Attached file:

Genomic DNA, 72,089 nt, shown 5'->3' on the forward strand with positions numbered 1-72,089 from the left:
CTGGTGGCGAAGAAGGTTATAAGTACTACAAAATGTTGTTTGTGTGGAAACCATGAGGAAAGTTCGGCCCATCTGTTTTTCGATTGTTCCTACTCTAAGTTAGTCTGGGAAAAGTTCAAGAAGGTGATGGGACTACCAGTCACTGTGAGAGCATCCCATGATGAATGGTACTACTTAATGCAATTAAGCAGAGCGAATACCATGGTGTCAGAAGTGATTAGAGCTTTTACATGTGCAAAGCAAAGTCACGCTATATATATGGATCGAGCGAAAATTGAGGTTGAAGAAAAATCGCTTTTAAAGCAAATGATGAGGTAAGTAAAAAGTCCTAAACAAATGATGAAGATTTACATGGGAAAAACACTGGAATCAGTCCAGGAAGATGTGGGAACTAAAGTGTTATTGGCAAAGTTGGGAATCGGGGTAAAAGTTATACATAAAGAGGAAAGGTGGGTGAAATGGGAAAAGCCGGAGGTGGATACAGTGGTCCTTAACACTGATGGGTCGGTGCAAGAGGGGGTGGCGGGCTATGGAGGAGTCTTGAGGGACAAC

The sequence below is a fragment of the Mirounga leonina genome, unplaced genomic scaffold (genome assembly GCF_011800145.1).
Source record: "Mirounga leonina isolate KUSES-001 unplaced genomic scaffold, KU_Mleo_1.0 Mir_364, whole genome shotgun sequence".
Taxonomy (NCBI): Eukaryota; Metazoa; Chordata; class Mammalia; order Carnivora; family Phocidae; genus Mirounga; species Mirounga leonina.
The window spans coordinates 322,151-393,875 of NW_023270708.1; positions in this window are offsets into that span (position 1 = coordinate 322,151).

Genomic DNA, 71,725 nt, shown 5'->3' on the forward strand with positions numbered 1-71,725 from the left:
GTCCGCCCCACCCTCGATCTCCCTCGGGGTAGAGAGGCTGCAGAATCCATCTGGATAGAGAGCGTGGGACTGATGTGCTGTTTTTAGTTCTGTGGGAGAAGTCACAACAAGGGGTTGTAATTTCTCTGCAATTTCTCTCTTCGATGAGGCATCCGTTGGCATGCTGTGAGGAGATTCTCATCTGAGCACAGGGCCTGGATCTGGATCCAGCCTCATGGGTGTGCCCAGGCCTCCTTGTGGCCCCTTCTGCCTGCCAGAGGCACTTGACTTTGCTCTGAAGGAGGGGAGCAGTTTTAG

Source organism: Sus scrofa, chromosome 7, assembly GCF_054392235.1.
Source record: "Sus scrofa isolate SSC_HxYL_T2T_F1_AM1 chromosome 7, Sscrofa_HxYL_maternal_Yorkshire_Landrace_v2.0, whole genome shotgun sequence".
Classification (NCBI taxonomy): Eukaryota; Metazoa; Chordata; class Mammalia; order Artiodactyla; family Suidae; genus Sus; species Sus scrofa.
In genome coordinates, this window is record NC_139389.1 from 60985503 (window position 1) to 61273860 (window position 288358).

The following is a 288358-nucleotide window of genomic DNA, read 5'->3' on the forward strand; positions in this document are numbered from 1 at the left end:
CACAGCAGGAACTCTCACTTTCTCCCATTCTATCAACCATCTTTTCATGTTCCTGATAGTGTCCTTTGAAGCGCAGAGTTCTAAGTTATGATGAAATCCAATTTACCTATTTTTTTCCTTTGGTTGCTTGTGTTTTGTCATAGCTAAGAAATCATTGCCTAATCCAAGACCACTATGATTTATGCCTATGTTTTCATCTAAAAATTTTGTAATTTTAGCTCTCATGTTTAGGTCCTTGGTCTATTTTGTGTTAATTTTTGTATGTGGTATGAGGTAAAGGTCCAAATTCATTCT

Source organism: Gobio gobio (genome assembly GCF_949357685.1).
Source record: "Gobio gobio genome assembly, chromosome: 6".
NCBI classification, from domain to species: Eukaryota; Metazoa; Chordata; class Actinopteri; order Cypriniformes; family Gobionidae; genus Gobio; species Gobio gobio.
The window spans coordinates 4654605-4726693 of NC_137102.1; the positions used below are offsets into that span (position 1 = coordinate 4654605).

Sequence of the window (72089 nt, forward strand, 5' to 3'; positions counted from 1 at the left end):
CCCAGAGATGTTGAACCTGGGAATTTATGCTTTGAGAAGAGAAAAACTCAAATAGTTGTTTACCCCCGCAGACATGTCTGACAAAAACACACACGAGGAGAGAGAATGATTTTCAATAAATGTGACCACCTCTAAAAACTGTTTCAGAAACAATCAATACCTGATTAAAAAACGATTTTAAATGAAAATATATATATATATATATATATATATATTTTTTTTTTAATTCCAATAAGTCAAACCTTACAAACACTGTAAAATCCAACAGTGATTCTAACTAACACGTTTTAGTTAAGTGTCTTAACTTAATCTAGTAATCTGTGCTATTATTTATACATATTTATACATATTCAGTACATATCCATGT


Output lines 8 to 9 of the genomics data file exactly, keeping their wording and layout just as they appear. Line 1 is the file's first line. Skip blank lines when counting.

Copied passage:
GTCCGCCCCACCCTCGATCTCCCTCGGGGTAGAGAGGCTGCAGAATCCATCTGGATAGAGAGCGTGGGACTGATGTGCTGTTTTTAGTTCTGTGGGAGAAGTCACAACAAGGGGTTGTAATTTCTCTGCAATTTCTCTCTTCGATGAGGCATCCGTTGGCATGCTGTGAGGAGATTCTCATCTGAGCACAGGGCCTGGATCTGGATCCAGCCTCATGGGTGTGCCCAGGCCTCCTTGTGGCCCCTTCTGCCTGCCAGAGGCACTTGACTTTGCTCTGAAGGAGGGGAGCAGTTTTAG

Source organism: Sus scrofa, chromosome 7, assembly GCF_054392235.1.